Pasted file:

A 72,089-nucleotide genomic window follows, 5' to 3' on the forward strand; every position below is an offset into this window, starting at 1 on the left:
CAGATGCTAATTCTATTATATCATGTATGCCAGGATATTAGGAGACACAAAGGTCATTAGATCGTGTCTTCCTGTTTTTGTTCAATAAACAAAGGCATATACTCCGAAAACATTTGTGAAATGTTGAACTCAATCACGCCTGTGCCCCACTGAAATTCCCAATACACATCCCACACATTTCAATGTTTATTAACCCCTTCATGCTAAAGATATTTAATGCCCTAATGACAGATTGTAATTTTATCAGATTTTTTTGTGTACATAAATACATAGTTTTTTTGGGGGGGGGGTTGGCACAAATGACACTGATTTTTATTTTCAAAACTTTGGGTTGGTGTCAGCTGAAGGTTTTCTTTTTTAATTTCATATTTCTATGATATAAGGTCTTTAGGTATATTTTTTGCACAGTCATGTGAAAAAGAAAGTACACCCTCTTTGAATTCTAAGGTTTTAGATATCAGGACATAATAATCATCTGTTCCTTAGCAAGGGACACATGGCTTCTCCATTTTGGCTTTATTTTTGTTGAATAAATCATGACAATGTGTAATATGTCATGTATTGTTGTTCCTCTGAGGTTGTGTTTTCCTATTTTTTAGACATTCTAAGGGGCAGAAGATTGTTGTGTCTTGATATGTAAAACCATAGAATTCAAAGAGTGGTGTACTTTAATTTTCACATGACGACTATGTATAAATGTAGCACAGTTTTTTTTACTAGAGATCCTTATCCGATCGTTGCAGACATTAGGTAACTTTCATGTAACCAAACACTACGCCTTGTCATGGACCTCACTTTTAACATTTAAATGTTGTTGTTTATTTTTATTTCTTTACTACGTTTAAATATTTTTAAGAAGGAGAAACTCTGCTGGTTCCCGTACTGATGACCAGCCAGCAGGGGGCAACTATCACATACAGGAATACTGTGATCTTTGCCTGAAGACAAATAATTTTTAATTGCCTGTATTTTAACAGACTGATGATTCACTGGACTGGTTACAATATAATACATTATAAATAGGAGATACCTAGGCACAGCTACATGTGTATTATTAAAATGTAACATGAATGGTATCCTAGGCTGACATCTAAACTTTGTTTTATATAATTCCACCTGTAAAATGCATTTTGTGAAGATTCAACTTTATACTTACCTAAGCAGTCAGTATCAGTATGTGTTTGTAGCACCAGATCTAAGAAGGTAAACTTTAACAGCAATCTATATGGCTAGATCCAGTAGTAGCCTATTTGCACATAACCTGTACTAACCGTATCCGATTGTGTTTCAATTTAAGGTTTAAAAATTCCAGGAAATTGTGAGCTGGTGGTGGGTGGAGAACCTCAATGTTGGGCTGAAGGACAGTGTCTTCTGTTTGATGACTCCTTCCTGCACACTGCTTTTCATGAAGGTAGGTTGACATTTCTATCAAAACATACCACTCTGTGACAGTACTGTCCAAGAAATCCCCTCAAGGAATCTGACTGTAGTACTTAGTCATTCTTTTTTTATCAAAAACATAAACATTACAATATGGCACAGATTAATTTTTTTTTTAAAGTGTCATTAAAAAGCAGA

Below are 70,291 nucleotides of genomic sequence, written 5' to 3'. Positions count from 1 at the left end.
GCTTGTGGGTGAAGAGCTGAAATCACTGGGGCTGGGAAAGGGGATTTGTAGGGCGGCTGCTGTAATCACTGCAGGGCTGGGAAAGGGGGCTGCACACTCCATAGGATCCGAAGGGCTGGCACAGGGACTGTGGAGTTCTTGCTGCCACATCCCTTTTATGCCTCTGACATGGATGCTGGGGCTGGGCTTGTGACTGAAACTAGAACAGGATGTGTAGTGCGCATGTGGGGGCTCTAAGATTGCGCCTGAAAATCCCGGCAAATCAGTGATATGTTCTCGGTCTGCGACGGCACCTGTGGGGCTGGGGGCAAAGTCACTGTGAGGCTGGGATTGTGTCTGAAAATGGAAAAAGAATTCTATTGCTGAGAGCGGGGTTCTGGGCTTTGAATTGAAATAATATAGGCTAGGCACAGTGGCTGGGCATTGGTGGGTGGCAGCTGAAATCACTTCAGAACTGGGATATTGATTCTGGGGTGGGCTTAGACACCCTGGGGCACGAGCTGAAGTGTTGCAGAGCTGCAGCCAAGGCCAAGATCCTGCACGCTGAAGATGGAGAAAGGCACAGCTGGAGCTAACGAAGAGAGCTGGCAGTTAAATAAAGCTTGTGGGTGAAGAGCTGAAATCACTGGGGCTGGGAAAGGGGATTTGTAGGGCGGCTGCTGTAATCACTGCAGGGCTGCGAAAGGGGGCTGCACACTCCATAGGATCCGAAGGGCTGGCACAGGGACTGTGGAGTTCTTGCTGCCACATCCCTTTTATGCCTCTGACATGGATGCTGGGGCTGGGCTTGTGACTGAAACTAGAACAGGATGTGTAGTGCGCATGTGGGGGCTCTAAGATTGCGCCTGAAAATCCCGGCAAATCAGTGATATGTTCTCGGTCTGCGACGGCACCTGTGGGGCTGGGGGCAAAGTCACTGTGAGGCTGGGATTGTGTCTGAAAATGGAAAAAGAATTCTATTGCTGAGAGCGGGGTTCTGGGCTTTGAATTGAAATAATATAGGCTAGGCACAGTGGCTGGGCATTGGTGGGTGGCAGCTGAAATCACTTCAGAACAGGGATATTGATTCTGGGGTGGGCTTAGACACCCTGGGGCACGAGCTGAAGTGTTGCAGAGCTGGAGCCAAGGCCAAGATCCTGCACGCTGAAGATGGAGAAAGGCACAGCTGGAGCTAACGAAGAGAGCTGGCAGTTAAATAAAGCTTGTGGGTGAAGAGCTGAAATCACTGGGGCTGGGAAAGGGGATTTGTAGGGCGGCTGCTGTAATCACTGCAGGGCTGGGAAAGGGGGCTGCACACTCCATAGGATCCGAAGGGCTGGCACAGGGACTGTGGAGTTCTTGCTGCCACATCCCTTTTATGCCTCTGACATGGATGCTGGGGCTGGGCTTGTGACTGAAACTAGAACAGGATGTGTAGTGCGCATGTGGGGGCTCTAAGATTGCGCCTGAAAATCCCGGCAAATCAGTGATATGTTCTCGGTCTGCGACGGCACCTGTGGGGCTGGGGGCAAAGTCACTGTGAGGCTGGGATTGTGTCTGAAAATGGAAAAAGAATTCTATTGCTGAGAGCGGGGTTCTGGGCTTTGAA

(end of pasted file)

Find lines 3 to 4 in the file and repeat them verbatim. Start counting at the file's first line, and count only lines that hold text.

Below are 70,291 nucleotides of genomic sequence, written 5' to 3'. Positions count from 1 at the left end.
GCTTGTGGGTGAAGAGCTGAAATCACTGGGGCTGGGAAAGGGGATTTGTAGGGCGGCTGCTGTAATCACTGCAGGGCTGGGAAAGGGGGCTGCACACTCCATAGGATCCGAAGGGCTGGCACAGGGACTGTGGAGTTCTTGCTGCCACATCCCTTTTATGCCTCTGACATGGATGCTGGGGCTGGGCTTGTGACTGAAACTAGAACAGGATGTGTAGTGCGCATGTGGGGGCTCTAAGATTGCGCCTGAAAATCCCGGCAAATCAGTGATATGTTCTCGGTCTGCGACGGCACCTGTGGGGCTGGGGGCAAAGTCACTGTGAGGCTGGGATTGTGTCTGAAAATGGAAAAAGAATTCTATTGCTGAGAGCGGGGTTCTGGGCTTTGAATTGAAATAATATAGGCTAGGCACAGTGGCTGGGCATTGGTGGGTGGCAGCTGAAATCACTTCAGAACTGGGATATTGATTCTGGGGTGGGCTTAGACACCCTGGGGCACGAGCTGAAGTGTTGCAGAGCTGCAGCCAAGGCCAAGATCCTGCACGCTGAAGATGGAGAAAGGCACAGCTGGAGCTAACGAAGAGAGCTGGCAGTTAAATAAAGCTTGTGGGTGAAGAGCTGAAATCACTGGGGCTGGGAAAGGGGATTTGTAGGGCGGCTGCTGTAATCACTGCAGGGCTGCGAAAGGGGGCTGCACACTCCATAGGATCCGAAGGGCTGGCACAGGGACTGTGGAGTTCTTGCTGCCACATCCCTTTTATGCCTCTGACATGGATGCTGGGGCTGGGCTTGTGACTGAAACTAGAACAGGATGTGTAGTGCGCATGTGGGGGCTCTAAGATTGCGCCTGAAAATCCCGGCAAATCAGTGATATGTTCTCGGTCTGCGACGGCACCTGTGGGGCTGGGGGCAAAGTCACTGTGAGGCTGGGATTGTGTCTGAAAATGGAAAAAGAATTCTATTGCTGAGAGCGGGGTTCTGGGCTTTGAATTGAAATAATATAGGCTAGGCACAGTGGCTGGGCATTGGTGGGTGGCAGCTGAAATCACTTCAGAACAGGGATATTGATTCTGGGGTGGGCTTAGACACCCTGGGGCACGAGCTGAAGTGTTGCAGAGCTGGAGCCAAGGCCAAGATCCTGCACGCTGAAGATGGAGAAAGGCACAGCTGGAGCTAACGAAGAGAGCTGGCAGTTAAATAAAGCTTGTGGGTGAAGAGCTGAAATCACTGGGGCTGGGAAAGGGGATTTGTAGGGCGGCTGCTGTAATCACTGCAGGGCTGGGAAAGGGGGCTGCACACTCCATAGGATCCGAAGGGCTGGCACAGGGACTGTGGAGTTCTTGCTGCCACATCCCTTTTATGCCTCTGACATGGATGCTGGGGCTGGGCTTGTGACTGAAACTAGAACAGGATGTGTAGTGCGCATGTGGGGGCTCTAAGATTGCGCCTGAAAATCCCGGCAAATCAGTGATATGTTCTCGGTCTGCGACGGCACCTGTGGGGCTGGGGGCAAAGTCACTGTGAGGCTGGGATTGTGTCTGAAAATGGAAAAAGAATTCTATTGCTGAGAGCGGGGTTCTGGGCTTTGAA